Kevin Schmiesing Kevin Schmiesing, Ph.D., is a research fellow for the research department at the Acton Institute. He is a frequent writer on Catholic social thought and economics, is the author of American Catholic Intellectuals, 1895-1955 (Edwin Mellen Press, 2002) and is most recently the author of Within the Market Strife: American Catholic Economic Thought from Rerum Novarum to Vatican II (Lexington Books, 2004). Dr. Schmiesing holds a Ph.D. in American history from the University of Pennsylvania, and a B.A. in history from Franciscan University ofSteubenville. Author of Within the Market Strife and American Catholic Intellectuals, 1895—1955 (2002), he serves as Book Review Editor for the Journal of Markets & Morality. He is also executive director of


  • Joe DeVet

    Though the USCCB statement to the G8 does not say so specifically, as Dr. Schmiesing points out, the sense of the statement that most recipients will infer is that it calls for global warming intervention (as have other documents produced from the Vatican and other Catholic sources.) It is regrettable that the Church is opening itself to another Galileo-type embarrassment, by again prematurely choosing sides in an unresolved scientific debate. It also opens itself to calling for contradictory public policies–mitigating “global warming” and looking out for the poor. Any known attempt to mitigate global warming (say, Kyoto or the like) will have drastic adverse economic consequences. The rich will be inconvenienced, but the poor will be economically devastated by such an action.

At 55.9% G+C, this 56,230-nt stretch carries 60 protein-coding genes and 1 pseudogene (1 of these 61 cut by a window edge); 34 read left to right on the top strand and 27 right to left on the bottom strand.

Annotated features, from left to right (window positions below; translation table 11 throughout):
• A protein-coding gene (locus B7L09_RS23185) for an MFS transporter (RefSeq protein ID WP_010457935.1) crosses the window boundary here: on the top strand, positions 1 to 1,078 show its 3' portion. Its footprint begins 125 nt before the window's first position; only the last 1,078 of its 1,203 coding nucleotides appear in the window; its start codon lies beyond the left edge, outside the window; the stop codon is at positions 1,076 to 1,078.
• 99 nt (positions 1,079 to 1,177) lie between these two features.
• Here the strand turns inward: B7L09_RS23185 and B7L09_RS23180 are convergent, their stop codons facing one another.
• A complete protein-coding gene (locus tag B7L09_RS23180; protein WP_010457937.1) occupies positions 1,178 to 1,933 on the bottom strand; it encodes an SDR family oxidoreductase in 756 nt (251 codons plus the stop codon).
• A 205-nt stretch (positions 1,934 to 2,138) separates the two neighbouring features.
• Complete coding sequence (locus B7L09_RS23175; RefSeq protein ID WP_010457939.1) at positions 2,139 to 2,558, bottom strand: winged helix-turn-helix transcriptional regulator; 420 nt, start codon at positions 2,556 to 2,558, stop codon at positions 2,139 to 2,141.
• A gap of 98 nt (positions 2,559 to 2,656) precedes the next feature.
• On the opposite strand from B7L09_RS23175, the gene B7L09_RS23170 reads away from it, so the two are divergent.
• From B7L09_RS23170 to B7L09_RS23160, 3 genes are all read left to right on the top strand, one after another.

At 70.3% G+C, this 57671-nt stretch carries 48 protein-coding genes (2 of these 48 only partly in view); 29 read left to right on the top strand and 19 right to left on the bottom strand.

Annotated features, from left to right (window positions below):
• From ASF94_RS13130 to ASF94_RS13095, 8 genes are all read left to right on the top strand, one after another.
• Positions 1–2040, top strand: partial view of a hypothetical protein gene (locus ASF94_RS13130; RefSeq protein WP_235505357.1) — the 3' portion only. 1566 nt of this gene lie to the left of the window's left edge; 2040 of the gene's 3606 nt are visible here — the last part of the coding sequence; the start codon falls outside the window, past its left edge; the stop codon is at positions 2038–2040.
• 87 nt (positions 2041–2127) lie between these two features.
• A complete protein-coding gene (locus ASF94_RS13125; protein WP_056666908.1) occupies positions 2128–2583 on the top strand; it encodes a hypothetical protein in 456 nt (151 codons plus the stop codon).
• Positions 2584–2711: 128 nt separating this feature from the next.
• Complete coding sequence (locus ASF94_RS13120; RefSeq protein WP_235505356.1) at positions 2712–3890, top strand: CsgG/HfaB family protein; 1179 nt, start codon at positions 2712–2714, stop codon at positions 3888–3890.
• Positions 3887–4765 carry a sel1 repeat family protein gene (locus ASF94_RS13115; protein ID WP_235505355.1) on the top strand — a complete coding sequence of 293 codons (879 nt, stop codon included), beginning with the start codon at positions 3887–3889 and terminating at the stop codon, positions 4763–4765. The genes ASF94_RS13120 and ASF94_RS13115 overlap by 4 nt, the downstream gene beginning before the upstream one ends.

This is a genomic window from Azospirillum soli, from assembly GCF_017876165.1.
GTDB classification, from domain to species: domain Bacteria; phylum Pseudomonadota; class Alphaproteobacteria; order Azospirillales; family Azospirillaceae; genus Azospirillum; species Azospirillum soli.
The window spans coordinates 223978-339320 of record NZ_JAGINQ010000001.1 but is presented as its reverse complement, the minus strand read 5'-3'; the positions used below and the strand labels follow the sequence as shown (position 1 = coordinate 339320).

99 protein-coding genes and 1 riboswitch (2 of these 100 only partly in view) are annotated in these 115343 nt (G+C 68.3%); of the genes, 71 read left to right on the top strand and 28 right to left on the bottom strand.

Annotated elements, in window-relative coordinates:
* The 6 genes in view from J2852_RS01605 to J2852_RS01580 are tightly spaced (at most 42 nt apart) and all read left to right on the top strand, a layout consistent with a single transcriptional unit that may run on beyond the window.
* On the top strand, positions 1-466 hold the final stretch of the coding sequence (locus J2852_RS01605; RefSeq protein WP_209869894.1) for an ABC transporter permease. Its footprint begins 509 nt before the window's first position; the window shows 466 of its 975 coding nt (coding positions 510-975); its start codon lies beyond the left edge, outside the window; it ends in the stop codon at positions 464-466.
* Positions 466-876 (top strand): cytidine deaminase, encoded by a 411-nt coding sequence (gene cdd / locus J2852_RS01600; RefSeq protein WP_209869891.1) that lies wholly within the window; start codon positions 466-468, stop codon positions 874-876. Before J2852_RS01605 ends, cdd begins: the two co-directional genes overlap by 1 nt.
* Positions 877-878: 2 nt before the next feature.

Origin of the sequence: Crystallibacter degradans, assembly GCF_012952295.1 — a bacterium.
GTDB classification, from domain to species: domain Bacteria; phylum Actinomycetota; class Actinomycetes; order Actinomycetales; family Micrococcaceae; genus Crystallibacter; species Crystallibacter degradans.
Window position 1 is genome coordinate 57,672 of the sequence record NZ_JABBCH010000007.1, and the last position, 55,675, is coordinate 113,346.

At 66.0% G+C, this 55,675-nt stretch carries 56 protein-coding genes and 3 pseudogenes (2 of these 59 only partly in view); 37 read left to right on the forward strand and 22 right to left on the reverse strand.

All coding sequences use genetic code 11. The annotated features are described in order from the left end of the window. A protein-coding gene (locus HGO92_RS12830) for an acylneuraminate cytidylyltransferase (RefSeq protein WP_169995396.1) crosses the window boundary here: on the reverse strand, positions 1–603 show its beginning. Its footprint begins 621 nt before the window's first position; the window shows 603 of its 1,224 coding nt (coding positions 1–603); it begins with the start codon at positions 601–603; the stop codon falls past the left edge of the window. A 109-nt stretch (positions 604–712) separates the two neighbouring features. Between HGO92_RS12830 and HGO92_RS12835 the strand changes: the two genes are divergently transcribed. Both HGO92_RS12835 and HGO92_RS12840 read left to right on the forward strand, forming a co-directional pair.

• Dona

    I agree that this could be a Galileo-type embarrassment for the Church. At best, it is bad science promoted by the man who claims to have invented the Internet, Al Gore; no thinking person would follow him anywhere ever. My thoughts on Global Warming are that it is a theory proposed by godless people who are determined to control others in their lifetimes. I prefer to think that God is in control and these others are very poor substitutes at best.

  • Lynn Vincentnathan

    Mitigating global warming could be the best thing that ever happened to our economy. My husband and I are saving $hundreds each year from reducing our greenhouse gases by over two-thirds, without lowering our living standard (even increasing it slightly) — money which we now have to donate to the poor.

    The poor can also benefit from the Kyoto off-sets — get all the best, most efficient tech for free from companies and countries having to off-set their emissions.

    We would also do the poor and ourselves and future generations a great favor by reducing global warming’s effects of increasingly severe droughts, heat deaths, intense flooding, intense storms, wildfires, disease spread, crop failure, and sea rise.

    Please read NATURAL CAPITALISM to see how America can reduce its greenhouse emissions by over three-fourths without lowering productivity –

    We need a more “can-do,” and prayerful spirit about global warming. I’m sure the Lord will help us all to reduce our emissions and lead happier, healthier, more spiritual lives. We just need to surrender our all to Him. He will lift us when we stumble, like a kindly father lifts his child, if we only hold up our arms to Him.